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      01-27-2008, 08:36 PM   #23
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very sad
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      01-27-2008, 09:02 PM   #24
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Originally Posted by DoctaM3 View Post
Driver is from my forum on M5/M6. He was 18 and just got the car--not quite broken in yet... we are all mourning his loss. Looks like he was driving pretty fast with 4 of his buddies, all less than 20 years. We all talk about horsepower and acceleration but we always have to remember that, if not used carefully, speed kills. I see this kind of trauma and regrettably tragedy everyday. Guys, be safe and even if you think you are a racecar driver, use your head, ALWAYS!!!
From what has been said on M5 boards and in the papers.. He took his DAD's car out for a joyride packed a bunch of his friends into the car after drinking at a party with 4 kegs. And someone posted his driving record and its not very good and he shows a lot of disrespect for the law.


I know this sounds sick but darwin works and I am just glad that it was him and his 3 other friends not the 4 of them and a family. I have no sympathy for people who drink and drive since I have almost been hit twice by people drinking and driving and I have a family member who was hit by a drunk driver.
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      01-28-2008, 04:15 PM   #25
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This was taken from a Fla newspaper. Reports about Josh posting on BimmerForum before the crash.


The 18-year-old behind the wheel of a BMW that crashed this weekend, killing five Florida teens was reportedly online hours earlier seeking advice on a BMW chat room on problems he was having with the transmission when he hit 140 mph in the $80,000 car.

Authorities say Joshua Ammirato, 18, of Fairfield, Fla., snuck his his father's gray 2008 BMW M-5 onto the main runway, with four friends onboard. Police say after racing down the strip, the car flew off an approximately 85-foot-high embankment at the end of the runway. They say the car was going so fast it went airborne for about 200 feet before slamming into a tree.

The car was split in two upon impact, according to the Florida Highway Patrol, ejecting three passengers and partially ejecting the other two.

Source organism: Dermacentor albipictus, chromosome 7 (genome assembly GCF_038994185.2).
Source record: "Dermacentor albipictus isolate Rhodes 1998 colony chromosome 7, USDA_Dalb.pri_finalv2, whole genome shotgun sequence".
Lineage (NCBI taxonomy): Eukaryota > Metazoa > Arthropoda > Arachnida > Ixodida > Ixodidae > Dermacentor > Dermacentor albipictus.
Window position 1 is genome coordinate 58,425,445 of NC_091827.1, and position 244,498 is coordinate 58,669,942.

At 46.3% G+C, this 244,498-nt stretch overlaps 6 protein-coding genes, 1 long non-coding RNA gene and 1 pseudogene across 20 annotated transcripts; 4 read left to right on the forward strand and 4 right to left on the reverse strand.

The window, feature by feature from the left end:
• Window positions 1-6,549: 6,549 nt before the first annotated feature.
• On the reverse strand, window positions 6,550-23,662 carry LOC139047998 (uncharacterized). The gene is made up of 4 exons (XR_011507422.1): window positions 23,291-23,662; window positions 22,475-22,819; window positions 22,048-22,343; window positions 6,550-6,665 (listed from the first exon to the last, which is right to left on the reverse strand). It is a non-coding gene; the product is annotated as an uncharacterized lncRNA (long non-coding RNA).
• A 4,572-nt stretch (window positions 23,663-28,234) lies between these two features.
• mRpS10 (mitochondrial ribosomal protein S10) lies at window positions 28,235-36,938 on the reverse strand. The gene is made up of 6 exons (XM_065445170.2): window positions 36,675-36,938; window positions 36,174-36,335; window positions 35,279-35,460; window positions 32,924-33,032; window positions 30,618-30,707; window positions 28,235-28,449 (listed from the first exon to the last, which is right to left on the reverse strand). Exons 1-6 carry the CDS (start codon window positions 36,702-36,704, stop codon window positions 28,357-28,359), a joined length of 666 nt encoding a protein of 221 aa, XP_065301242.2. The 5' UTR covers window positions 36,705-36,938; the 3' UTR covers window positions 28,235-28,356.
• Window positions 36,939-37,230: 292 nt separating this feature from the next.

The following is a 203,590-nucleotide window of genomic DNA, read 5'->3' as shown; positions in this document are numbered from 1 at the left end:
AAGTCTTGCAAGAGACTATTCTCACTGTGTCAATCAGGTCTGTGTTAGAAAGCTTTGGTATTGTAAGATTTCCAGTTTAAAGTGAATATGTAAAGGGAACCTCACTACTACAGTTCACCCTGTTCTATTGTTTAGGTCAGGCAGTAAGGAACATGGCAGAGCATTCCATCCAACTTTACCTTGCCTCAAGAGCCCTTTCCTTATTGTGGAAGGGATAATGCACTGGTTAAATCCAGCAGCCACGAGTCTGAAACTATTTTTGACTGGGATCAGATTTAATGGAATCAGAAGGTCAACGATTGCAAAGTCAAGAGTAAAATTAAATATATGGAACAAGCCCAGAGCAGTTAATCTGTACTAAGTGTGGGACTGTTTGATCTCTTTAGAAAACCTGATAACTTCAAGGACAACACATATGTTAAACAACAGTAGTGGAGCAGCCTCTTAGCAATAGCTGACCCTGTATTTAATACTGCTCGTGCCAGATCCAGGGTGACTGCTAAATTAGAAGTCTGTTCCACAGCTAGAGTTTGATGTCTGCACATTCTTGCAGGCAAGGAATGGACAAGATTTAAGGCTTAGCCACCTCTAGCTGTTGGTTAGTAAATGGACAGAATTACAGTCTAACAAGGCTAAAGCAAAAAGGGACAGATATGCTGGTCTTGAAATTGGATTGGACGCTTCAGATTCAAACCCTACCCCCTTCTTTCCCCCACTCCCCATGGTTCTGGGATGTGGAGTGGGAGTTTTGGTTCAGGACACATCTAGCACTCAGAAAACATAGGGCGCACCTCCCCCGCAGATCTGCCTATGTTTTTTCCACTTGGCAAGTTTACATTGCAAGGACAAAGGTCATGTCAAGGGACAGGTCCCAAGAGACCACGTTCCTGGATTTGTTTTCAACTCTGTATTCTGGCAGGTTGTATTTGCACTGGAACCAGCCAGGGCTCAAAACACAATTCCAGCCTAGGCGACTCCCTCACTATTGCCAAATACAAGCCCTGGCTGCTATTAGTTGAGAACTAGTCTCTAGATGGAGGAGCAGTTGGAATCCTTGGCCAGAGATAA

All five victims were pronounced dead at the scene.

Ammirato likely "braked and turned," said the patrol's Lt. Mike Burroughs, after he either "saw a hazard coming or realized that he was nearing the end of the runway," flipping the car sideways before sending it over the edge.

Officials told ABC News they found no alcohol on the scene and couldn't confirm reports in the media that the group had been drinking in celebration of one of the victims' 19th birthday the night of the crash.

But less than six hours before the accident, a user who called himself "AmericanM5" logged on to a BMW M-5 online forum asking for advice on how to make the 500-horsepower car go faster.

Florida newspaper the Star Banner identified the user as 18-year-old Ammirato.

"The problem is when I'm going pedal to the metal pushing 140 and upshifting, there tends to be thud noise with the gear change," AmericanM5 wrote in one post, adding, "Let me say I am beginner when it comes to high-performance cars as I am only 18 so take it easy on me."

Others on the online forum doubted AmericanM5's claims of owning such a high-powered BMW at such a young age and warned him to take it slow.

A member logged in as "M5Froth" wrote, "Its [sic] just disturbing to know, if you're for real, that an 18 year old who is asking these questions about a 500hp car is driving the same street I am. I don't have anything against young guys driving nice cars, but an 18 year old behind the wheel of an M5 is what accidents are made of IMO."

In his last entry on the forum, posted at 12:33 a.m. Saturday, AmericanM5 wrote, "I completley [sic] understand where you are coming from assuming that I am irresponsible.. that is definetly [sic] understandable. I do sometimes make bad decisions but I am young and I do drive safe and I will not endanger the lives of others.. and I hope you are not under the impression that I am the one to brag, I have never been that way and never will."
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      01-28-2008, 05:11 PM   #26
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That's really sad. Power in the wrong hands kills.
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      01-28-2008, 05:16 PM   #27
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How many times is this going to be posted?

http://www.zpost.com/forums/showthread.php?t=110035
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      01-28-2008, 05:17 PM   #28
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I have seen 4 dif treats
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      01-28-2008, 06:35 PM   #29
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[rant]
I don't see why people post.. "My condolences to the family.." "It's so sad" "Sorry for your loss"..

90% of the people that say anything related to those, don't actually mean it. Society has made it a trend where people feel the need to say such things.